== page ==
Hunter Gray  [ Hunterbear ]
www.hunterbear.org  ( social justice )
Protected by Na´shdo´i´ba´i´





UNIONS AND THE SOUTH [COLLOQUY CONTINUED]  HUNTERBEAR

I have only a bit more, at this point at least, on the South and unions.
The topic has generated some very solid input on the Redbadbear list -- and
a helpful comment or two on ASDnet.  But the most impressive characteristic
of ASDnet is its oft-silence.

I know the South [its many variants and its many "New Souths"] very well
indeed and I have for decades. I went to Mississippi in 1961 for the
Movement and remained in the hard-core South until 1967. I've been in many
of its jails, was sometimes badly and very painfully beaten, almost died
there.  Two of my children were born in the South.  My oldest grandson, here
with us, is one-half Mississippi Choctaw [Neshoba and Leake counties.]  My
collected papers are held by Mississippi State Department of Archives and
History, I'm a Life Member of Mississippi Historical Society, and I have
discouraged an effort or two to rename a short street in Jackson for me [my
former name of John Salter.]

I have several basic points on Dixie:

[1] It is not, simply, the "rest of the country exaggerated."  It's
regionally unique and, despite the changes of the past several decades, it
remains unique.  The heritage of chattel slavery, the War and the
Occupation -- all of this and much more continue to function as an effective
skeleton hand to this very moment.  But there is also the grand legacy -- the high courage and the vision -- of the Civil Rights Movement.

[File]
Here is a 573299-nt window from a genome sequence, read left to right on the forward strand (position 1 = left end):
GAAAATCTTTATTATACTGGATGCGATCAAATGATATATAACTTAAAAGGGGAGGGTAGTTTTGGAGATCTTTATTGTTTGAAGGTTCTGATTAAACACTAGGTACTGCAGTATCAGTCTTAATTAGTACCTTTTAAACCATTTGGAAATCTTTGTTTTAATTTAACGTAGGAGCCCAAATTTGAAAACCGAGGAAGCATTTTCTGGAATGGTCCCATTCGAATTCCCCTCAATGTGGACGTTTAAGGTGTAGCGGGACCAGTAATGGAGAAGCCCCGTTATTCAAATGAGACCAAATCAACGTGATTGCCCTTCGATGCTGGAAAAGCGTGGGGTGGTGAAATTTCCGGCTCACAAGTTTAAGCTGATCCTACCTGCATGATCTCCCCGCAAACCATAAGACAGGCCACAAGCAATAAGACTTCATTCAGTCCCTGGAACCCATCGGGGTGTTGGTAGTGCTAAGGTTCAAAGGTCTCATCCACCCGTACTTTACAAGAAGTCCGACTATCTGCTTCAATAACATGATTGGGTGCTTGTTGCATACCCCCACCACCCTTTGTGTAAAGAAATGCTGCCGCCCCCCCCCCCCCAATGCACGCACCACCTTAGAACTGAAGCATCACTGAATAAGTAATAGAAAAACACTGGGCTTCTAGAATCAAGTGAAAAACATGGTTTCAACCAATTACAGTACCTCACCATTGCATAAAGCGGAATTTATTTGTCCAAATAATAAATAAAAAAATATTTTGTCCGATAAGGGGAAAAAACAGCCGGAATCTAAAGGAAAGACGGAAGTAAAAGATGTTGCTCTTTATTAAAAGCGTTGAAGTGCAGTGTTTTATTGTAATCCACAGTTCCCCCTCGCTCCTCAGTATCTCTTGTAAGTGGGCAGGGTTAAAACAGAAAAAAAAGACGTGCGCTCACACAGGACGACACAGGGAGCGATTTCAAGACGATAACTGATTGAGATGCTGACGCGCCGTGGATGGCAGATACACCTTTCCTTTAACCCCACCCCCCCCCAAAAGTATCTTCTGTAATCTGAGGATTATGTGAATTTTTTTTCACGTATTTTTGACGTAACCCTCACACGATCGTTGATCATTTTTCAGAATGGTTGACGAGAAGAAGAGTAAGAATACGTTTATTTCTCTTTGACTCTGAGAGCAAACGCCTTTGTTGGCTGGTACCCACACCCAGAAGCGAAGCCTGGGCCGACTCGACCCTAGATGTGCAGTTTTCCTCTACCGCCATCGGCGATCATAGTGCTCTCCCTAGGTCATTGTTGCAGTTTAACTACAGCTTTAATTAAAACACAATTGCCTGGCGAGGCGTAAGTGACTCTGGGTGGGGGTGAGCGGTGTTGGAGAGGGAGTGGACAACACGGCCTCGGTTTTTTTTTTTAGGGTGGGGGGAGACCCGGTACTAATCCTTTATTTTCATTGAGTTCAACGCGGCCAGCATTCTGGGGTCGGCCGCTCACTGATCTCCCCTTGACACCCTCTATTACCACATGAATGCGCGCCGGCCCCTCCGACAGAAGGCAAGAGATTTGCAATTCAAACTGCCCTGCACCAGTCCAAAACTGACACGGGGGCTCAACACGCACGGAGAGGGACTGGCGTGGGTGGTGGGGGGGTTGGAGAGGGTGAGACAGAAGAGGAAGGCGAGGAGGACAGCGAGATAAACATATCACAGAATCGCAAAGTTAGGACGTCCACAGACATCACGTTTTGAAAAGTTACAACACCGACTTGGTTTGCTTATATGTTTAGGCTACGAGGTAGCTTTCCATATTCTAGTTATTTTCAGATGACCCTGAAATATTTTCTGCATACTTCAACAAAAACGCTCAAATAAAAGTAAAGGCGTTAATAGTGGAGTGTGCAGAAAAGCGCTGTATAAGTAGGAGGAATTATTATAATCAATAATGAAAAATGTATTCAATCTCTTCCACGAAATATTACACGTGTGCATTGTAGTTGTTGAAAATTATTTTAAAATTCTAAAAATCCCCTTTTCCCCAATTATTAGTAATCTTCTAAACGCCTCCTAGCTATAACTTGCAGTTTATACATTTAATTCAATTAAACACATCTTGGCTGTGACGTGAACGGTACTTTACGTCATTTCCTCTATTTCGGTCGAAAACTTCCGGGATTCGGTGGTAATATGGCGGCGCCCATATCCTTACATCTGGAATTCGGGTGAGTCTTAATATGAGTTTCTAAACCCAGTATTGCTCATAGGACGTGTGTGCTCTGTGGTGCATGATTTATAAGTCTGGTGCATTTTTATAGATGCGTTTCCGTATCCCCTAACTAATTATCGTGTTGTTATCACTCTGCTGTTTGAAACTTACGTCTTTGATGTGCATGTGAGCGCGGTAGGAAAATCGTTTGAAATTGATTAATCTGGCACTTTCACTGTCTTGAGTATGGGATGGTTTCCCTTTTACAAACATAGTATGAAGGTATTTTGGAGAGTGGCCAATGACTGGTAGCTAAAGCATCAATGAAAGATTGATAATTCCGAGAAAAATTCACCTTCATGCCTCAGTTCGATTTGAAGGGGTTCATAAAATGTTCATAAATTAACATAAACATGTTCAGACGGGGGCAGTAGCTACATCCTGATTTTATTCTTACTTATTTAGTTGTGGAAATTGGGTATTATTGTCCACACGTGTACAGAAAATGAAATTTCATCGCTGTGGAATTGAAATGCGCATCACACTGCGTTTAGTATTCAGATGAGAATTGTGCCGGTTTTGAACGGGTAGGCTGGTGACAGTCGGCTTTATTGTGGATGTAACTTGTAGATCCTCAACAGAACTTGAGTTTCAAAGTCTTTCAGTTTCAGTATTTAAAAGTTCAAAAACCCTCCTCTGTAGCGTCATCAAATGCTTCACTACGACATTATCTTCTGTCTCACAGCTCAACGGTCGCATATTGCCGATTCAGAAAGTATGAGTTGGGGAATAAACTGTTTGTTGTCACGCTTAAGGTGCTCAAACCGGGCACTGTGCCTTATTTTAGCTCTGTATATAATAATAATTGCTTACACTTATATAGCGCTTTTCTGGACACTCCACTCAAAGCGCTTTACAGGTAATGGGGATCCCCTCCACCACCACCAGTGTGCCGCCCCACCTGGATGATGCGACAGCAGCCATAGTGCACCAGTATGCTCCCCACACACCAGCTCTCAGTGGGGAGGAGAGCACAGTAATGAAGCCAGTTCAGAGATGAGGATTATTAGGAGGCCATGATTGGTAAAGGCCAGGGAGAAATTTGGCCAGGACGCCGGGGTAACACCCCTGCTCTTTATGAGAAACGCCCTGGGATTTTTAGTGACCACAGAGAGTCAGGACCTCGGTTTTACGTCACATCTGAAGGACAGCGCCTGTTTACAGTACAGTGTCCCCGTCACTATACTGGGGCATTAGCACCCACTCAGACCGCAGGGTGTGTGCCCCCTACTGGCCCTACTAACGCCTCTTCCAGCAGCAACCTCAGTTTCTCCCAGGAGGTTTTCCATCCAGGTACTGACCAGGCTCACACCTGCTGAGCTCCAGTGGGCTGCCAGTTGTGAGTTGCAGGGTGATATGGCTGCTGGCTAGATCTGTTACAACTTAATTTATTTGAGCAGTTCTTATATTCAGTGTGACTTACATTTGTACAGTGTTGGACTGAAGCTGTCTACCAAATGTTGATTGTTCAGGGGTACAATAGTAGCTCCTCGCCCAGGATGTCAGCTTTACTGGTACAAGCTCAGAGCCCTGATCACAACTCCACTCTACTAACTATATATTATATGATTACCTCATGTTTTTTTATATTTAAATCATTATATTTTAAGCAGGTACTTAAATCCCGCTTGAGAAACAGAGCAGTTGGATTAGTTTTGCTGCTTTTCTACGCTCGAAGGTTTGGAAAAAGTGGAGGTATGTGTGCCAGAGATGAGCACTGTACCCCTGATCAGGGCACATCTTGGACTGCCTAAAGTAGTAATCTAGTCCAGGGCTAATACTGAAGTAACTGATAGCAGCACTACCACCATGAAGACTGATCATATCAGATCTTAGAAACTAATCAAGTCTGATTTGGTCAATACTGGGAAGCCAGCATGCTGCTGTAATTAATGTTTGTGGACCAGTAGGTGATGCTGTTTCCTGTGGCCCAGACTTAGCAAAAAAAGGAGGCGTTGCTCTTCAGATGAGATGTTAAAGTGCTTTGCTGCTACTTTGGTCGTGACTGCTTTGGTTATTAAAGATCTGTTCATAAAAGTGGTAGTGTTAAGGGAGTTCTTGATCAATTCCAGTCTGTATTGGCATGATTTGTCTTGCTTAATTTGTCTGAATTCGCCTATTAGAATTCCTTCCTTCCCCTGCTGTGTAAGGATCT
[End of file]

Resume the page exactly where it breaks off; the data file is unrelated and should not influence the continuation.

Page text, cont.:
[2]  Tough as the South is -- and it can be very brutally tough -- it can
certainly be cracked. It's been  much cracked on other things -- e.g., civil
rights.  You had to be "down there" -- behind the Cotton Curtain -- in, say,
1961 to understand how ostensibly impregnable the "dominant" dimensions of
social geography certainly appeared.

[3]   You start cracking NOW.  To wait until the political landscape of the
United States has changed until you launch Normandy-for-Dixie will, as I
noted a day or so ago,simply be tantamount to waiting until the Ice Age has
melted. [There were many nay-sayers who advised and warned the incipient
Civil Rights Movement to wait -- and wait -- and wait.  The Movement did not
wait.]

[4]   We would all agree that  organizing  every working person into an
effective union is absolutely compelling.  That applies to the South -- as
it does everywhere else.  But there is also a very special reason for
organizing Dixie from one end to the other.  That region, for various and
generally well-known reasons, has exerted a disproportionately negative
influence on the United States as a whole [and well beyond.]  If it isn't